1873 History of Hanson

Ebenezer Weaver Peirce, Historic Sketches of Hanson, Lakeville, Mattapoisett, Middleboro, Pembroke, Plympton, Rochester, Wareham, and West Bridgewater (Boston, MA: E. W. Peirce, 1873), 1-3.

Digital copy available at Archive.org.


This town was detached or set off from Pembroke and incorporated as a new and distinct town in 1820, or about fifty-three years since. Its incorporated limits had formerly been those of a religious parish in Pembroke, and over which, in the gospel ministry, had been ordained and settled Rev. Gad Hitchcock in 1748. He continued to break the bread of life and dispense the word of God among the people of this (then parish now) town for the long term of fifty-five years, and was succeeded in the ministerial office by Rev. George Barstow, who continued in the pastoral relation eighteen years, and died in 1821, aged 51 years. The next minister was Rev. Mr. Howland. Rev. Gad Hitchcock was a finely educated man, a collegian, but better than that he possessed what so many “book worms” are wofully deficient in viz, good practical sense, that called “common sense“, although the most uncommon of all sense existing then, or now extant.

To use the language of one writer concerning the Rev. Mr. Hitchcock “He was sociable, friendly, and hospitable; esteemed as a man of talents, and many in his old age profited by his instructions.”

Many stories are still told of Mr. Hitchcock that serve to give an idea of his social and even fun loving qualities. The parish that subsequently became a town, by some means acquired the unpoetic name of Tunk and Mr. Hitchcock being in company with a sailor, of whom he had asked a great many questions concerning what he had seen and suffered, was by the old tar requested to tell him his name, occupation, and place of residence; when the reverend gentleman replied, “My name is Gad Hitchcock, I am a minister of the gospel, and preach to the people of Tunk;” to which the sailor answered, “Gad Hitchcock of Tunk! Well, damn me, if I ever before heard such words put together in my life.” *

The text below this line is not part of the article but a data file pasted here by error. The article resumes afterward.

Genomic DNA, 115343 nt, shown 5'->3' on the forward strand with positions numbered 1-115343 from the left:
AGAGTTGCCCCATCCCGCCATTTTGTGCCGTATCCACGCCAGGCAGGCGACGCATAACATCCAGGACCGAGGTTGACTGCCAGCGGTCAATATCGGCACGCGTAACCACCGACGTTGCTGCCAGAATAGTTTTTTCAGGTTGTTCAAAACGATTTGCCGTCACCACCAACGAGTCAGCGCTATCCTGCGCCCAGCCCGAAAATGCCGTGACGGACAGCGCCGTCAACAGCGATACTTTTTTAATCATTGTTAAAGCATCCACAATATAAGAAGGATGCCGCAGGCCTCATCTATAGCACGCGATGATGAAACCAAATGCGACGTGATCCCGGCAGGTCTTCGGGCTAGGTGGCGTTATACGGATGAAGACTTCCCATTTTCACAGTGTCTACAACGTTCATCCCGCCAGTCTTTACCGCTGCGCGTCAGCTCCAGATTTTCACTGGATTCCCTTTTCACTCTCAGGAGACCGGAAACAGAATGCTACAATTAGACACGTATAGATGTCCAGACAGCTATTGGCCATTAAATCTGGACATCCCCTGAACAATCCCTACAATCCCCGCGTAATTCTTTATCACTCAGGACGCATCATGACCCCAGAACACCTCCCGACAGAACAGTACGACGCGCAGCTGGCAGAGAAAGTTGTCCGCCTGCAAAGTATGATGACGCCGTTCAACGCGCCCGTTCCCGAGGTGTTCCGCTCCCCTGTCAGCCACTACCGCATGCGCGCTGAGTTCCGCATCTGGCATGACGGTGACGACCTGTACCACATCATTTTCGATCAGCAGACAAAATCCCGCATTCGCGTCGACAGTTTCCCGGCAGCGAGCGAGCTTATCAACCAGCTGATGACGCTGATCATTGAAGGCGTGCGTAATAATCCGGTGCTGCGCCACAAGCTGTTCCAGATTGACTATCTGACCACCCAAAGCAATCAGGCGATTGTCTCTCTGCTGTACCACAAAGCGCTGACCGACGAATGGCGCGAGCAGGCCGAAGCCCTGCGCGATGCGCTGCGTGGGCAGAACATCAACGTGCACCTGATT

Isaac Peirce,† a soldier in the Narragansett expedition of King Philip’s war, is believed to have resided in that part of Pembroke now Hanson. He removed to that part of Middleborough now Lakeville, where he died Feb. 28, 1732, in the 71st year of his age. His father Abraham Peirce, the emigrant, owned considerable tracts of land in this town. He died in or about 1673.

A company of uniformed militia existed here for several years. It was commanded by Capt. Ebenezer B. K. Gurney, and belonged to the third regiment of Light Infantry, in second Brigade, First Division, Mass. Volunteer Militia, Colonel Eliab Ward, of Middleborough, commanding the Regiment. Brigadier General Henry Dunham, of Abington, the Brigade, and Major General Appleton Howe, of Weymouth, the Division. Capt. Gurney was succeeded by Capt. William H. Bryant.

*Rev. Gad Hitchcock served as Chaplain of Col. Thomas Doty’s Regiment in 1758. Sergeant Seth Tinkham, clerk of Capt. Benjamin Pratt’s company in Col. Doty’s Regiment, kept a diary of the marching and fighting done by that regiment, and made several allusions to Rev. Mr. Hitchcock as follows: 1758, August 9. “I went with a part to Load Battoes and heard Mr. Hitchcock preach from Psalms.” “Sept. 3d I heard Mr. Hitchcock preach in the Dutch meeting House from Hosea, Chapter 13th, 9th verse.”

† Isaac Peirce, the Narragansett soldier, was ancestor to most the Peirces living in Middleborough and Lakeville. His great grand son Abial Peirce was a captain in the French and Indian War, and Capt. Abial and three brothers or four of one family were captains in the Patriot Army in American Revolution.


Town Clerk. – Josephus Bryant.

Selectmen, Assessors, and Overseers of the Poor – E.B.K. Gurney, Joseph B. Howland, Joseph Holmes.

Treasurer and Collector. – Josephus Bryant.

School Committee. – John W. Pratt, Mrs. W. I. Holmes, Otis L. Bonney.

Constables. – Elias C. Poole, Charles C. Wiley, Charles Atwood.

Appropriated $1,500 for school, $1,300 for the poor, $1,200 for roads, $500 for town officers, $100 for abatement, $1000 for debts, $800 for interest, $300 for incidentals; $7,700.

Unitarian Church. – Meet at Unity Hall, no settled Pastor.

Baptist Church. – Rev. J. B. Reed, Pastor.

Congregational Church. – Rev. S. L. Rockwood, Pastor.

Justices of the Peace – with date of appointment. – Nathaniel Cushing, July 3, 1820; Thomas Hobart, Aug. 28, 1828; Charles Cushing, Feb. 20, 1929 [sic, 1829]; Oliver Whitten, Aug. 27, 1829; Isaac B. Barker, Jan. 6, 1830; Joshua Smith, Oct. 1, 1833; David Prouty, Feb. 4, 1842; Charles Cushing, Dec. 17, 1842; Thomas Smith, Feb. 9, 1846; Isaiah Bearce, Feb. 26, 1851; Joseph Smith, May 20, 1856.